This week’s column was sparked by Americans erroneously celebrating July 4 as Independence Day. The actual truth is that the Continental Congress adopted the resolution for independence from Great Britain on July 2, 1776. July 4 was only the date when the Congress approved the verbiage of the Declaration of Independence, not the day it formally broke away from King George III.
While reflecting once again on this inaccurate day of the holiday, I was reminded of different numismatic issues that don’t have the right details. Here are a few:
Perhaps the most notorious error in U.S. history was the debut of the Liberty nickel series in 1883, where the reverse did not have the world “CENTS” below the Roman “V” that signified five. The size of this coin was quite close to that of the gold $5 Liberty. Both the Liberty nickel and the $5 Liberty depicted Liberty on the obverse facing to the left. That enabled a deaf, non-verbal named Josh Tatum to take gold-plated nickels into a store, point to a 5-cent cigar and put one of these altered coins on the counter. Sometimes he got $4.95 in change and sometimes he did not. The design was quickly changed in 1883 to add the word “CENTS” to the reverse.
Maybe almost as famous was the initial 1878 Morgan silver dollars that show the eagle on the reverse with eight tail feathers instead of the anatomically correct seven feathers. This error was quickly corrected within a few weeks, but not before 749,500 incorrect coins were struck and issued.
Arkansas was admitted to the Union in 1836. So, why was the first Arkansas Centennial half dollar dated 1935?
Why does the reverse of the 1925 Stone Mountain half dollar have 35 stars? In theory it was supposed to have 34 stars to represent the number of Union states as of the beginning of the Civil War. West Virginia was not admitted into the Union until 1862.
There is a problem with both sides of the Daniel Boone Bicentennial half dollar. The image of Boone on the obverse doesn’t come close to any of the four contemporaneous descriptions of the pioneer. On the reverse, why is Shawnee Chief Blackfish (dressed in the regalia of another tribe) supposedly meeting with Boone to discuss the treaty to end the siege of Fort Boonesborough, a meeting that never took place between them? Further, why does a depiction of a ceremony for making peace have the Native American holding a tomahawk instead of a peace pipe?
When Augustus Saint-Gaudens prepared the artwork for what is now called the $10 Indian, the obverse featured a bare-headed female Liberty. President Theodore Roosevelt then insisted that the artist add a male Native American chief’s warbonnet to the design, a combination that would never occur in real life.
Speaking of Native American headdresses, the Series 1899 $5 Silver Certificate note depicts Hunkpapa Sioux Chief, Running Antelope, wearing a Pawnee war bonnet. The chief refused to wear this headdress when modeling for the artist. So, the artist let him wear his war bonnet, then finished the artwork having someone else model the Pawnee headdress. If there is any saving grace, these notes did not go into production until after Chief Running Antelope had died – meaning he never knew of this travesty.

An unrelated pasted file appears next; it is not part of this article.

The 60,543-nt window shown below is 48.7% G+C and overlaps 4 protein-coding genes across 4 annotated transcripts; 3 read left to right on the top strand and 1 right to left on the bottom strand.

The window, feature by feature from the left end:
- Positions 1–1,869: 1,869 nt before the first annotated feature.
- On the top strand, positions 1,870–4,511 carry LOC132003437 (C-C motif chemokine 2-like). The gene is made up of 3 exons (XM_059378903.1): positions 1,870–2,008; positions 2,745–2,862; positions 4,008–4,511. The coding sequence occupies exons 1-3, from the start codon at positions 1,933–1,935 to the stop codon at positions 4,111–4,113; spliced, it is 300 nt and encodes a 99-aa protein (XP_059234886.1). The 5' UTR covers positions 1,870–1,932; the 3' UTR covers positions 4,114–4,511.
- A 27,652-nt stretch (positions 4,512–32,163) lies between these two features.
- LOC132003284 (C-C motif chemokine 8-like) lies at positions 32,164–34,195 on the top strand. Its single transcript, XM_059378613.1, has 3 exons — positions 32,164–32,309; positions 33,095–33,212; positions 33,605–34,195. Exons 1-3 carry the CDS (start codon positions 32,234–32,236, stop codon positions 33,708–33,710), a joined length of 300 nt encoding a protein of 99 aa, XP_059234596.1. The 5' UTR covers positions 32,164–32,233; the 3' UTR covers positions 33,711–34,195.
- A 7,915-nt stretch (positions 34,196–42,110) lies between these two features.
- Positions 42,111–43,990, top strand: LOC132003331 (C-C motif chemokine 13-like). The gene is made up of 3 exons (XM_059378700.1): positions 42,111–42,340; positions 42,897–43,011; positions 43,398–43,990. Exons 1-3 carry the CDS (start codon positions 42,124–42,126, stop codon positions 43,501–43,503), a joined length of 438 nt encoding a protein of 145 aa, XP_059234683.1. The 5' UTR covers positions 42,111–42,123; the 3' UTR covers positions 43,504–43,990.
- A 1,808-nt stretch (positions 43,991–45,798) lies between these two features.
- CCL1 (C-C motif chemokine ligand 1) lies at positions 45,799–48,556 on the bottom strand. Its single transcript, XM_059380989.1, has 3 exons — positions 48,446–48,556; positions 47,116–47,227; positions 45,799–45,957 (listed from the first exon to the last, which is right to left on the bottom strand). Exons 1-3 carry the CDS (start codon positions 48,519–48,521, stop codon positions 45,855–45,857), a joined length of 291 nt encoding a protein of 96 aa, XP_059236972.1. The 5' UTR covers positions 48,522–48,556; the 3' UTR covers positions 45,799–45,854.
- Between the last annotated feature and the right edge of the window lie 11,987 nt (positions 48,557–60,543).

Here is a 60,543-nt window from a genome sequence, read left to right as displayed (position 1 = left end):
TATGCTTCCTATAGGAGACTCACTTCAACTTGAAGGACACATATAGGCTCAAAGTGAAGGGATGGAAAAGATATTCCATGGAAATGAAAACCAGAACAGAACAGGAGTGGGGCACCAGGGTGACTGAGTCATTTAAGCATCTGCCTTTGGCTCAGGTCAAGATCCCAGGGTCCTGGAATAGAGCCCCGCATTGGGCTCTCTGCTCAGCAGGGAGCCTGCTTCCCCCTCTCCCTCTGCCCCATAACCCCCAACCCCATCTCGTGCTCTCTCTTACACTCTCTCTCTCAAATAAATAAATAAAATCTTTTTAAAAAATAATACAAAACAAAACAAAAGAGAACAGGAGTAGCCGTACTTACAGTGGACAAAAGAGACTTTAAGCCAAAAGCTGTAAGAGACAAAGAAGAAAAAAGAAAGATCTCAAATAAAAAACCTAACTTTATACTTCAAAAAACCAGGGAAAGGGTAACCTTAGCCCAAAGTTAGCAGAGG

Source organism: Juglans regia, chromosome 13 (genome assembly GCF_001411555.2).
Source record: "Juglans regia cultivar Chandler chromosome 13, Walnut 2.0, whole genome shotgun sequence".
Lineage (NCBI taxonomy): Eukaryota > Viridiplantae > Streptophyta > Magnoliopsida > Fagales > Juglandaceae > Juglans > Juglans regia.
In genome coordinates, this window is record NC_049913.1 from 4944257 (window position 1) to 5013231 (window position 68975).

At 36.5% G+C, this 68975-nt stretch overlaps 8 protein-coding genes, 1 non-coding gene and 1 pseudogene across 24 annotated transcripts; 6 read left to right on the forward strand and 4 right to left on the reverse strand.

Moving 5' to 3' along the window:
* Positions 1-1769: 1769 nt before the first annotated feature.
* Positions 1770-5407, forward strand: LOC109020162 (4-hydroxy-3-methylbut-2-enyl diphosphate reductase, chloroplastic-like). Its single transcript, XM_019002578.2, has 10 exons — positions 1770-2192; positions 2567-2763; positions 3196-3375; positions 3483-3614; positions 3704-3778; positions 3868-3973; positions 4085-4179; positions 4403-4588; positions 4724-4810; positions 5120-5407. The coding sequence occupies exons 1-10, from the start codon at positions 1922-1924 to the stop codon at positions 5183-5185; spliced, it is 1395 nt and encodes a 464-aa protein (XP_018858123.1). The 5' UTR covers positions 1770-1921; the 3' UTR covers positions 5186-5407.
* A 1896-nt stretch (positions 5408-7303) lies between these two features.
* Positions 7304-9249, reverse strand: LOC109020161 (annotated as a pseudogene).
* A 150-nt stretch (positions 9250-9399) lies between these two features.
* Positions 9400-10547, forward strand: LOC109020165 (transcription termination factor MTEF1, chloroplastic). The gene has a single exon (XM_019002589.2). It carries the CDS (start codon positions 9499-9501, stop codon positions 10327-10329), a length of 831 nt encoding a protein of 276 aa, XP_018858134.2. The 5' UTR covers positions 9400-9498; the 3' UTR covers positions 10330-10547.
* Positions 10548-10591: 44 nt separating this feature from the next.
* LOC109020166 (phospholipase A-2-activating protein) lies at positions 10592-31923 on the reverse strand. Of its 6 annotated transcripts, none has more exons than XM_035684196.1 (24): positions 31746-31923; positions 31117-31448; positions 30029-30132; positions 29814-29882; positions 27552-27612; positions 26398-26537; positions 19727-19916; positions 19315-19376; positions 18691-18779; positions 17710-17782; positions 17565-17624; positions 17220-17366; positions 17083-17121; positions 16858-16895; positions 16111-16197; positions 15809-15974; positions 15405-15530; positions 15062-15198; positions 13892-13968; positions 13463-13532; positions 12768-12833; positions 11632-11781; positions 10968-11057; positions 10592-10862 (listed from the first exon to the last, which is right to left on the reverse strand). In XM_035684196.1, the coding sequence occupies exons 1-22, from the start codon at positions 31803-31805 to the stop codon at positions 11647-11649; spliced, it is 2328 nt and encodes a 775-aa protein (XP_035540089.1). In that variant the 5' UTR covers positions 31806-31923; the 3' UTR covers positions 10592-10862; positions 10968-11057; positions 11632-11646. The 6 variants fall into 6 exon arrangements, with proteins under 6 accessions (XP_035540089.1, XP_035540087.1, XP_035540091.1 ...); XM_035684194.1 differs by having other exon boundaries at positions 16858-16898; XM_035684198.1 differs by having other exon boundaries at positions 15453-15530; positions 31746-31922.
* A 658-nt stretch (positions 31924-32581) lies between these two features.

When the Shield nickel debuted in 1866, the reverse included rays between the stars. Just one year after the conclusion of the Civil War, some objected that the reverse paid homage to the Confederate Stars and Bars flag. The reverse design was changed the next year to remove the rays.
When the Indian Head “Buffalo” nickel was first released, the high points on the obverse and reverse sides were the date and the denomination, which quickly wore off. Once again, the Mint quickly revised the dies to lower the relief, though the dates were still high enough that “dateless” Buffaloes are plentiful today.
One detail that was caught and prevented from getting into circulation was Victor David Brenner’s original Lincoln cent reverse design that basically copied that of the then-circulating French 2 -francs coin. Fortunately, Mint Director Frank A. Leach didn’t let Brenner get away with it.
I’m sure this just scratches the surface of incorrect details on U.S. coins and currency. Please feel free to share other examples.
Patrick A. Heller was honored as a 2019 FUN Numismatic Ambassador. He is also the recipient of the American Numismatic Association 2018 Glenn Smedley Memorial Service Award, 2017 Exemplary Service Award, 2012 Harry Forman National Dealer of the Year Award and 2008 Presidential Award. Over the years, he has also been honored by the Numismatic Literary Guild (including twice in 2020), Professional Numismatists Guild, Industry Council for Tangible Assets and the Michigan State Numismatic Society. He is the communications officer of Liberty Coin Service in Lansing, Mich., and writes Liberty’s Outlook, a monthly newsletter on rare coins and precious metals subjects. Past newsletter issues can be viewed at www.libertycoinservice.com. Some of his radio commentaries titled “Things You ‘Know’ That Just Aren’t So, And Important News You Need To Know” can be heard at 8:45 a.m. Wednesday and Friday mornings on 1320-AM WILS in Lansing (which streams live and becomes part of the audio archives posted at www.1320wils.com).